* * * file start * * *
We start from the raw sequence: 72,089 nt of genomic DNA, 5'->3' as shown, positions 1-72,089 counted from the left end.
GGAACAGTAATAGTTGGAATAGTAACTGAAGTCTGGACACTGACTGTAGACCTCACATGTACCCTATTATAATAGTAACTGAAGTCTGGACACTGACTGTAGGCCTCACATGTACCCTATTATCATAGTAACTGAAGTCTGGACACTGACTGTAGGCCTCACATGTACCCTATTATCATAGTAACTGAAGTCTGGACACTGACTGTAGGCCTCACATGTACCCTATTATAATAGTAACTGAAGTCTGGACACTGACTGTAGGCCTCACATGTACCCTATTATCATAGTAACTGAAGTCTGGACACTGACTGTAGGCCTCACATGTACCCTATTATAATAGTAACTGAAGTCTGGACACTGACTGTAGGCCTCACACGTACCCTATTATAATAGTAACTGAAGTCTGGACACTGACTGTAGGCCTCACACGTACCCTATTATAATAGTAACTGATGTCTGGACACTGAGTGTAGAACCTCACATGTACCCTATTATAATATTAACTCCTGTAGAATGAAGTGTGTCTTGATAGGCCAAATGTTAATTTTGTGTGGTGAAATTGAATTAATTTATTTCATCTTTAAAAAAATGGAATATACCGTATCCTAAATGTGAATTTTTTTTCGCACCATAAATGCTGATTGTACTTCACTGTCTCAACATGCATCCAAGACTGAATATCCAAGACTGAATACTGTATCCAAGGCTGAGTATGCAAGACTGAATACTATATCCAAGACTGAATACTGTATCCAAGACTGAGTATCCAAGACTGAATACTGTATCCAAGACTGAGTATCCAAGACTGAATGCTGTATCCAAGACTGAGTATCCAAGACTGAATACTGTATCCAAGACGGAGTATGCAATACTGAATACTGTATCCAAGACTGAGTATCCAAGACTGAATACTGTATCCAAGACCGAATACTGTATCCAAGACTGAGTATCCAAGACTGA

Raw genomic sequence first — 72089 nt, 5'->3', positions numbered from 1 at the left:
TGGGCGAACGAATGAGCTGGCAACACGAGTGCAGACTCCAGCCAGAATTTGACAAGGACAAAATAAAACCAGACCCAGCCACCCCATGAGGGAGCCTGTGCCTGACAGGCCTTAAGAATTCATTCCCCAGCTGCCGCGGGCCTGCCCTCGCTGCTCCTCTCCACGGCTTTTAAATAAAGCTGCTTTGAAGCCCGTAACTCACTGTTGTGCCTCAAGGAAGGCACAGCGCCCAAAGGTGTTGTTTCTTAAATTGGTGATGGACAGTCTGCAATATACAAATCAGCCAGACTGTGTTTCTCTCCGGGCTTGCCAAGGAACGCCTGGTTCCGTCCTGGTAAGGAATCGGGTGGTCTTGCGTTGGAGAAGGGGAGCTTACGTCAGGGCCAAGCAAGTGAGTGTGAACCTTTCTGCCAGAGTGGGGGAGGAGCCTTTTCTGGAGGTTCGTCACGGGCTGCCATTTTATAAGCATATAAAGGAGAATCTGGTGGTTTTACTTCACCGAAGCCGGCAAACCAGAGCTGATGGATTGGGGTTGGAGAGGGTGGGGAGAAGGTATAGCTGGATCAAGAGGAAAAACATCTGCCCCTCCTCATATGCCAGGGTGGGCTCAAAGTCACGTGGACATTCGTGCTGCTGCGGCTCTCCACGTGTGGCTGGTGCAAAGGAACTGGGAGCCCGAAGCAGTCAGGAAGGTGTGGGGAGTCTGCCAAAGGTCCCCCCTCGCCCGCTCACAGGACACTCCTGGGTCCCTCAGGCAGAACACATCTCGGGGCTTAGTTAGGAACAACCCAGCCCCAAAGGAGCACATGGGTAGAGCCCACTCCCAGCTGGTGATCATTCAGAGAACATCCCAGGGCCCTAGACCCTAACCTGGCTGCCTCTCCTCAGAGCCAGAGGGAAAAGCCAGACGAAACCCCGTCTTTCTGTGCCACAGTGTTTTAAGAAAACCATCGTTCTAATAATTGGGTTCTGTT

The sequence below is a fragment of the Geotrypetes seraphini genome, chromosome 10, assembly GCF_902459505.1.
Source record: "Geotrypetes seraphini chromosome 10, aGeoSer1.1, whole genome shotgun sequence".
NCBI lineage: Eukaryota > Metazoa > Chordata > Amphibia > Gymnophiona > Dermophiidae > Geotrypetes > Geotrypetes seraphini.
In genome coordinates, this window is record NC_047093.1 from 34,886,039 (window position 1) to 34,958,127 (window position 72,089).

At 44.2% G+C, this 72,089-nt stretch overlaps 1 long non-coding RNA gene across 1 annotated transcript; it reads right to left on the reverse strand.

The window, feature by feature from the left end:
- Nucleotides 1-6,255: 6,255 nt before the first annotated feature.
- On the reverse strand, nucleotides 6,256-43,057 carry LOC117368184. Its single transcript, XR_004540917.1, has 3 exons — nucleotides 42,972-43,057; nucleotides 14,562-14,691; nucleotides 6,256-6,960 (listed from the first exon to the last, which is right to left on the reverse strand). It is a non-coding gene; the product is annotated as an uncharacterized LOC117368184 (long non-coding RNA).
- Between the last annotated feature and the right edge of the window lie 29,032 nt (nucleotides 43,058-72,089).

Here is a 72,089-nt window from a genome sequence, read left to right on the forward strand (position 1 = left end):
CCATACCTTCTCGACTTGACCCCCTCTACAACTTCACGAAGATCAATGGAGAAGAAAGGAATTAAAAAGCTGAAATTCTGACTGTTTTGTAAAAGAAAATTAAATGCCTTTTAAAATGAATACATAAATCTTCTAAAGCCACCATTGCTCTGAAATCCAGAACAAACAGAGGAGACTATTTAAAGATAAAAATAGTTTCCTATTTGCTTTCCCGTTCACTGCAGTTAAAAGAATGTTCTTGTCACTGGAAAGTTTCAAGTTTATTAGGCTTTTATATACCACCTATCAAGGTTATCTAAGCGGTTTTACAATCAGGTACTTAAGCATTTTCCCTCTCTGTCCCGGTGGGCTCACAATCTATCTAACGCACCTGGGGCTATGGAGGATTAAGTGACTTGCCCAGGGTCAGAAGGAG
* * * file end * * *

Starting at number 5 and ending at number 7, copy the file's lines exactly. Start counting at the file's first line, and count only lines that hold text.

The sequence below is a fragment of the Geotrypetes seraphini genome, chromosome 10, assembly GCF_902459505.1.
Source record: "Geotrypetes seraphini chromosome 10, aGeoSer1.1, whole genome shotgun sequence".
NCBI lineage: Eukaryota > Metazoa > Chordata > Amphibia > Gymnophiona > Dermophiidae > Geotrypetes > Geotrypetes seraphini.